London, 11-12 December 2017

In recent decades, the widespread uptake of electronic trading has facilitated the recording of high-quality data that describes the actions and interactions of market participants at the microscopic scale. Analysis of this data has revealed striking regularities that challenge many long-standing theories regarding financial markets.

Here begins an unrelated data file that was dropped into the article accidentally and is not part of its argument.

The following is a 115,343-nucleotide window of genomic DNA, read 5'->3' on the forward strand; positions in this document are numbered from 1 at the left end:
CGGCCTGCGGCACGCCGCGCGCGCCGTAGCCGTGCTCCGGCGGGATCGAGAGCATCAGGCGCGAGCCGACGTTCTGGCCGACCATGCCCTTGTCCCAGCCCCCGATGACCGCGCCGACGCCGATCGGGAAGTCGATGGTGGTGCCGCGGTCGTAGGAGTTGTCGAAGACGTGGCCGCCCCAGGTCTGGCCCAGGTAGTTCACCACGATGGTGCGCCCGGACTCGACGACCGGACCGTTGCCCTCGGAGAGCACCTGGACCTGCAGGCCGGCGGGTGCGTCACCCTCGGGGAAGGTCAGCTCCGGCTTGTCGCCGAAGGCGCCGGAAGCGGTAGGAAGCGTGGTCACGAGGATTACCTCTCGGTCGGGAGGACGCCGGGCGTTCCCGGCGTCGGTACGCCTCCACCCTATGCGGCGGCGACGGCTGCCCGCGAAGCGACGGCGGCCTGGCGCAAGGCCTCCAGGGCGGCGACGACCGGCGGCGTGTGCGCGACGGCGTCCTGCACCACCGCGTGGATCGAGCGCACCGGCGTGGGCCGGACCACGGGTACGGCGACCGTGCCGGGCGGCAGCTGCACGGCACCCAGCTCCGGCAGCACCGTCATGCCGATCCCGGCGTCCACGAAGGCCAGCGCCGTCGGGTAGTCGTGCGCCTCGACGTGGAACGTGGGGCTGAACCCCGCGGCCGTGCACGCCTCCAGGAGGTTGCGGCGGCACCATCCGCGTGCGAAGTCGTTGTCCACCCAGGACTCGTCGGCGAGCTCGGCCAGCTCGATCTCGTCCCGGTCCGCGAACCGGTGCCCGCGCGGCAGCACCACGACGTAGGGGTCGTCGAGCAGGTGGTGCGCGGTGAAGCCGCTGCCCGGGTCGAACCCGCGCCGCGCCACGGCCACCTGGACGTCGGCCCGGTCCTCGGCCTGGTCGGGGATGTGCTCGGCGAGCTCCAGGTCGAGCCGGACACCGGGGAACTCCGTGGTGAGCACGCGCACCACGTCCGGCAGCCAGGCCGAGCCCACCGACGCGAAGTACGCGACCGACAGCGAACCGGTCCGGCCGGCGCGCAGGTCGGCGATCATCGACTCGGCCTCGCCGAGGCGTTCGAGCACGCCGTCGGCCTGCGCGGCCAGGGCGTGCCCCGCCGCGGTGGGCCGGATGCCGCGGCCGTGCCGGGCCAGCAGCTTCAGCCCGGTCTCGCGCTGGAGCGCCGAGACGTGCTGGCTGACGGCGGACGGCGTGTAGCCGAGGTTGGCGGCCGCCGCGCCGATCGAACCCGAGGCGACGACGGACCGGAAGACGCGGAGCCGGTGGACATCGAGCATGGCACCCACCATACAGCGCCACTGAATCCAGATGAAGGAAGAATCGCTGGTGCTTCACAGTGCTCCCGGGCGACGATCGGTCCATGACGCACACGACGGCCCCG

The field of market microstructure seeks to establish connections between activity at the ultra-fast, microscopic scales and the emergent properties that appear on longer time scales. In this way, market microstructure is a bottom-up approach to understanding financial markets. Recent developments in this direction have helped to provide new insight into many important questions regarding price formation, market stability and macroeconomics. For example, recent market microstructure analyses yield convincing explanations – and, importantly, make testable quantitative predictions – on issues such as unusual price returns, volatility clustering, price impact and liquidity fluctuations. These important advances have clear practical implications for far-reaching issues such as market design, optimal execution and regulation.

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